The above substrate is set in a chamber having almost the same structure as that used in embodiment 1, and in accordance with embodiment 1, organic metal 54 containing a catalytic metal element (nickel is used in this embodiment) is adsorbed (gentle adsorption without decomposition) on the amorphous silicon film surface (FIG. 6(B)). Next, in synchronization with this, light irradiation is carried out to only a region where addition of nickel is desirable (FIG. 6(C)). This is performed as follows.

A window is provided over the substrate set in the chamber. The window is designed so that a reticle on which a predetermined pattern is formed, can be set. Next, laser irradiation is carried out from the upper portion of this window and the reticle, so that light irradiation is carried out to only regions without a mask on the reticle. Since the distance between the reticle and the substrate is longer than a normal pattern gap, if a coherent light source is not used, the pattern formed becomes very blurred. Therefore, the laser is used. Of course, in order to improve this patterning precision, it is desirable that the window and the distance between the reticle and the substrate are made small. However, since the substrate is in the heated state, it is impossible to make this gap comparable to a stepper and the like. Thus, this method may be said to be suitable to form a relatively large pattern. As a result, it becomes possible to form a nickel film of monatomic layer or its compound film 55 on only the region which was irradiated with light. Of course, similarly to embodiment 3, it is important that the above sequence is repeated several times to adjust the addition amount of nickel (FIG. 6(D)).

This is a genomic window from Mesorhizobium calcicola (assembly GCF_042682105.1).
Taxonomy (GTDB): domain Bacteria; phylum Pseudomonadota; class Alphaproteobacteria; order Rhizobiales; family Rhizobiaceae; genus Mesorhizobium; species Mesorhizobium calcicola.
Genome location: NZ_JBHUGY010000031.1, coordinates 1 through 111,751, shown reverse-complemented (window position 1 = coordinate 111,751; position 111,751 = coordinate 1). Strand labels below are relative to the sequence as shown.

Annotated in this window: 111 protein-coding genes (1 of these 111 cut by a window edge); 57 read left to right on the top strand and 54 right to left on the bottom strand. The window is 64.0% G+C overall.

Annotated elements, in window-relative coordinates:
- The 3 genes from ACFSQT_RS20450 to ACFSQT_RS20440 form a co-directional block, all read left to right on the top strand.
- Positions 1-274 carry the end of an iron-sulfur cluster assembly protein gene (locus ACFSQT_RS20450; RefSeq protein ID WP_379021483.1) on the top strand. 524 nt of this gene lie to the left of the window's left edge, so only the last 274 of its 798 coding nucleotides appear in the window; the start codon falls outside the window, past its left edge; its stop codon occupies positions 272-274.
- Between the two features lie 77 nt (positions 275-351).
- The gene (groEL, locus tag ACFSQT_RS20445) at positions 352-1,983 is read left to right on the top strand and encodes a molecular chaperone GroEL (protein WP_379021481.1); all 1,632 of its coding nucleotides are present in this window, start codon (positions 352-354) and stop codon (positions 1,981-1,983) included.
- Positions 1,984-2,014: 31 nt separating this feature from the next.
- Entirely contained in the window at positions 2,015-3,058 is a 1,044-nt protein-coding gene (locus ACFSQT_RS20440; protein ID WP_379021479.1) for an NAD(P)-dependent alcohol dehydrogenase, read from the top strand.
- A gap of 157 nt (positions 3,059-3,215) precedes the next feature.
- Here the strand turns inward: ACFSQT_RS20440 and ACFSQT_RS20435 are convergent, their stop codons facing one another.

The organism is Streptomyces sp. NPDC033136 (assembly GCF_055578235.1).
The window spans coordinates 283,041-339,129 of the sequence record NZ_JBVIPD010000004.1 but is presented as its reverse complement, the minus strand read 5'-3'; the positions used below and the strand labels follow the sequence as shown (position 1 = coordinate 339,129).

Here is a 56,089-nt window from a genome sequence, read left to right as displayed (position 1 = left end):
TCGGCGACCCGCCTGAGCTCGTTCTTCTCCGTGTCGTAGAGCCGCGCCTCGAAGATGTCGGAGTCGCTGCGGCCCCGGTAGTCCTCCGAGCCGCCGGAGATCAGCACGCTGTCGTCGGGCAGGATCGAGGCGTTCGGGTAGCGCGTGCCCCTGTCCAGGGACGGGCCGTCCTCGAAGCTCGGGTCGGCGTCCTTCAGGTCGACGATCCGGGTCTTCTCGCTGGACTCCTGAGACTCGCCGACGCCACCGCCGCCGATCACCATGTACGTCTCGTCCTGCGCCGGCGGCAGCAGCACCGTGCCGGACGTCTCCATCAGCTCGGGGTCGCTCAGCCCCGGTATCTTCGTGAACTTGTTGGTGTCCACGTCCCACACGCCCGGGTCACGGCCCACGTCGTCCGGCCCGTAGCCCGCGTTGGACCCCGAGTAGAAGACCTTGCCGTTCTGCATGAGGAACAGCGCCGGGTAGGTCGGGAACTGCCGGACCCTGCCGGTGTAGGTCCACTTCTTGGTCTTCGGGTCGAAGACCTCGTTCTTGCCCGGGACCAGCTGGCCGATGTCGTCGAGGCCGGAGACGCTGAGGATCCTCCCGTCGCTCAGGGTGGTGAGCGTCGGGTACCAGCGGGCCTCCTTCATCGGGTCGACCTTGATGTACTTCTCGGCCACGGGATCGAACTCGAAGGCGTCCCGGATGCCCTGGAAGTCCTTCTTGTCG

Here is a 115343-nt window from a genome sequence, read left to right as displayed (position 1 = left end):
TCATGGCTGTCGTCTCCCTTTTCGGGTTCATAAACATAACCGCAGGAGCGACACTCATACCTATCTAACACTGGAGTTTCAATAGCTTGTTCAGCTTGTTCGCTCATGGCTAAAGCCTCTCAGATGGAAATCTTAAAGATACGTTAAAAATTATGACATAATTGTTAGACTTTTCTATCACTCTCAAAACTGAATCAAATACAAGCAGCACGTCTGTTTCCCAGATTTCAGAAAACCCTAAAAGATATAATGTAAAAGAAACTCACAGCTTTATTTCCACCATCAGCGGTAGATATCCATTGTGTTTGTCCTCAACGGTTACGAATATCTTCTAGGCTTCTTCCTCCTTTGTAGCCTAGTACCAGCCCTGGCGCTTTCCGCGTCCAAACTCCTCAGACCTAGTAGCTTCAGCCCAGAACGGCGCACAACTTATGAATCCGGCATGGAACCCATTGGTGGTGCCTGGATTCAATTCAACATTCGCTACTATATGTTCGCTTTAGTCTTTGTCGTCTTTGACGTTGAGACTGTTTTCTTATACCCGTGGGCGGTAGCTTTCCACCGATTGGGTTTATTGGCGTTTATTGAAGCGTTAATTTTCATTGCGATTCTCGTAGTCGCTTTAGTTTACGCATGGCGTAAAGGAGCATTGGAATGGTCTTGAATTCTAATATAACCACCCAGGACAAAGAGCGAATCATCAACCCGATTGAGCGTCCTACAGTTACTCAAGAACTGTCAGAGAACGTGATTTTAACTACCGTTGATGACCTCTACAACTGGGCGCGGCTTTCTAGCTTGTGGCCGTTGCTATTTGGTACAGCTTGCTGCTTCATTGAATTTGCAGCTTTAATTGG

By heat treatment at 550° C. (in nitrogen atmosphere) for 8 hours, the amorphous silicon film 53 was crystallized. At this time, crystallization first started at a region 56 where the nickel compound film 55 was brought into close contact with the amorphous silicon film 53 (FIG. 6(D)).